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date: 04 December 2020

Abstract and Keywords

Freedom was a central notion within medieval psychological and ethical theory, and mattered as a metaphysical power, as a right, and as a desirable goal or condition. This article argues that the fundamental notion was of freedom as a metaphysical power to determine how people acted, a power which was seen as primarily enjoyed and exercised within the rational or intellectual mind, on most views at the point of the will, the capacity for choice and decision. In modern philosophy, the metaphysics and ethics of freedom are understood very differently, and are linked to very different theories of the mind and of human action. There is skepticism regarding freedom as a metaphysical power. The discussion examines the will and human action, freedom as a metaphysical power, the ethical significance of freedom, the metaphysics of freedom, and the transformation of ethics.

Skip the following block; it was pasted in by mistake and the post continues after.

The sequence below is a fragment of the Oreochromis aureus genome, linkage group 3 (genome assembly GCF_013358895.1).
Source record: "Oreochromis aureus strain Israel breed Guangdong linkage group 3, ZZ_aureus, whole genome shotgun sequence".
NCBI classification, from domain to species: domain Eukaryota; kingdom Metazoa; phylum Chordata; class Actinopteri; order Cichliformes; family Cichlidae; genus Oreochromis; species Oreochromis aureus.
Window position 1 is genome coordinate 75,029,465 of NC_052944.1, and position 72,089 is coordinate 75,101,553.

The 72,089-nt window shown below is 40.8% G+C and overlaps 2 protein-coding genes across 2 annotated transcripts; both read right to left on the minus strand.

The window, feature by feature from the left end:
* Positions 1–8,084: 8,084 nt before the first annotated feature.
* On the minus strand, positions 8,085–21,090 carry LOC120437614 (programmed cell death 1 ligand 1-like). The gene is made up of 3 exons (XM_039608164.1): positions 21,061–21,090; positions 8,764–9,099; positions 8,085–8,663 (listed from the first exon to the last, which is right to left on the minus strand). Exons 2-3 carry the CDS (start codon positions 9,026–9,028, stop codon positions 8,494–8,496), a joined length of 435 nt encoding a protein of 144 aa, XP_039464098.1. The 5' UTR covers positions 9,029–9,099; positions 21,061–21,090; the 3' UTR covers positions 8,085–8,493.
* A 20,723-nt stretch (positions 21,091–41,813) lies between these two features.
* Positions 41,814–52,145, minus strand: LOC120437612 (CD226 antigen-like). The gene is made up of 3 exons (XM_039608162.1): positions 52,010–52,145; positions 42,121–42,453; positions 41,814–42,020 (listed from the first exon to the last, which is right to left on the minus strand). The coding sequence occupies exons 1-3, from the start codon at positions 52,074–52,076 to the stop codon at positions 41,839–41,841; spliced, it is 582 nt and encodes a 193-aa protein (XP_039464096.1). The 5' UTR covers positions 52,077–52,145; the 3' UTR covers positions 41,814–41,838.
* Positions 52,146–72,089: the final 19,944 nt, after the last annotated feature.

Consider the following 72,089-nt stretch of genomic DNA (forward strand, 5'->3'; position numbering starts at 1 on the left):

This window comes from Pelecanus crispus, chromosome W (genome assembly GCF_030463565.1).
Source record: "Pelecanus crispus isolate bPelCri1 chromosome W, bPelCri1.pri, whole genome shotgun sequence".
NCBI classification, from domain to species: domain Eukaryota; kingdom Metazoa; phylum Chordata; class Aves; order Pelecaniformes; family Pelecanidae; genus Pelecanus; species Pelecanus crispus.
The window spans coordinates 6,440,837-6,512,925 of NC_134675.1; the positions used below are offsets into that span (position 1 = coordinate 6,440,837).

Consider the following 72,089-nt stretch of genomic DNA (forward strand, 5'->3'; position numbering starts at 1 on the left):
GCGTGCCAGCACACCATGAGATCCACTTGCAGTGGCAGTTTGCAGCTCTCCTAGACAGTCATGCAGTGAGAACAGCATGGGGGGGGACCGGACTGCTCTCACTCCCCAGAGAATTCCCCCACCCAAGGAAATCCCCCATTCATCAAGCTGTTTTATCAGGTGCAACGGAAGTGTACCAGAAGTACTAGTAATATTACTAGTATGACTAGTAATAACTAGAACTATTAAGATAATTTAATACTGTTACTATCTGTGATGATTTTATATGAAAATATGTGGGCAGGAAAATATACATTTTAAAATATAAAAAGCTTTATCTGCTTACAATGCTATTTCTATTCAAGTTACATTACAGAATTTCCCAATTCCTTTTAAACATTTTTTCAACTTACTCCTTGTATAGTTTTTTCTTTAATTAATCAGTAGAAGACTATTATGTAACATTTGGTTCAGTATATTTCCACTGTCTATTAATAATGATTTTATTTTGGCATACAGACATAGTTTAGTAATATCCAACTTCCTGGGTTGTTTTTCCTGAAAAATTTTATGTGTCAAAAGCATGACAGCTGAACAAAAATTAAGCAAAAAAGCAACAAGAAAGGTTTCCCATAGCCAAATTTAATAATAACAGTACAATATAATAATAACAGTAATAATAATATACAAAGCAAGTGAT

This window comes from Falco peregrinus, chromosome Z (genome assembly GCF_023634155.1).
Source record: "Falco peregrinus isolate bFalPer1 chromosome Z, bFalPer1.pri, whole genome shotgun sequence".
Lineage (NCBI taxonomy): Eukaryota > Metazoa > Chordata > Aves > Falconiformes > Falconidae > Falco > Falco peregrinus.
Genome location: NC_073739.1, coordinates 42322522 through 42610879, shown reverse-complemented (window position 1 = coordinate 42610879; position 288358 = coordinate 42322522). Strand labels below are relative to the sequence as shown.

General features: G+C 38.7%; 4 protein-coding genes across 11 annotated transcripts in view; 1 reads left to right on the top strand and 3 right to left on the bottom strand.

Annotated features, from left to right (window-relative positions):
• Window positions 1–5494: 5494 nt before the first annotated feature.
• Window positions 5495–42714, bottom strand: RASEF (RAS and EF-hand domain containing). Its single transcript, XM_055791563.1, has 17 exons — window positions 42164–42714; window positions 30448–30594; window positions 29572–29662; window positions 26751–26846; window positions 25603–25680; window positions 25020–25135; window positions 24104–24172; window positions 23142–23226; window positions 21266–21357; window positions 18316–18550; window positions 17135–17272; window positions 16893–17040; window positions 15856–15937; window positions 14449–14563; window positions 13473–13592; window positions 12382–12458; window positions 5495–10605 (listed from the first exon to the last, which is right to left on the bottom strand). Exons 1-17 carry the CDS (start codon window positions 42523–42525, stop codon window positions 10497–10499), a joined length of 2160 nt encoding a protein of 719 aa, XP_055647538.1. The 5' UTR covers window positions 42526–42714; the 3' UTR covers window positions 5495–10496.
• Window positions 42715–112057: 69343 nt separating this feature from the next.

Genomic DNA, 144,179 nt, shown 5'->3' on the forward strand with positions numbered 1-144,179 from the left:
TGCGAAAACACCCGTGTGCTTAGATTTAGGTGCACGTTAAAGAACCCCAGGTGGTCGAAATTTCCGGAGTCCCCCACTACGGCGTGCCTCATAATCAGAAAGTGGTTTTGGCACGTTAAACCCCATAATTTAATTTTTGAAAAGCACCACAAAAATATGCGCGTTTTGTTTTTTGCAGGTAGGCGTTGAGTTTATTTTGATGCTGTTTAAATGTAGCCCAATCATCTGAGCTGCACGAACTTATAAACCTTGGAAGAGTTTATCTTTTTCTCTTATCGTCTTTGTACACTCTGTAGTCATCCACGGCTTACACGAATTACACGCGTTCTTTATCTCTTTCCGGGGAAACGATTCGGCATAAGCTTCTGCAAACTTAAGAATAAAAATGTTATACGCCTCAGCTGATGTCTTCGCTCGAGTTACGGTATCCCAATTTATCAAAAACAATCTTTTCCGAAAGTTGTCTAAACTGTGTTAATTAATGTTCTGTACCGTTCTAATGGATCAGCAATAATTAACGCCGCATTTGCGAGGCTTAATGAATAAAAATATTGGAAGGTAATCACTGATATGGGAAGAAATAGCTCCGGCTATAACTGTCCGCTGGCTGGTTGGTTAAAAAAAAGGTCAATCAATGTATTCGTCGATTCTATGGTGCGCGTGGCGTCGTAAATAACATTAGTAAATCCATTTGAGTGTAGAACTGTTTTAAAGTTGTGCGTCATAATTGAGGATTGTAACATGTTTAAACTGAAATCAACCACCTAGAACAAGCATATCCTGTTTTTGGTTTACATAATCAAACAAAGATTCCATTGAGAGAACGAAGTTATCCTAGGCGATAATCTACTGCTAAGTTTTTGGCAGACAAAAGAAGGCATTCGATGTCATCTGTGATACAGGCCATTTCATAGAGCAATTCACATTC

Keywords: moral obligation, metaphysical power, free will, ethical theory

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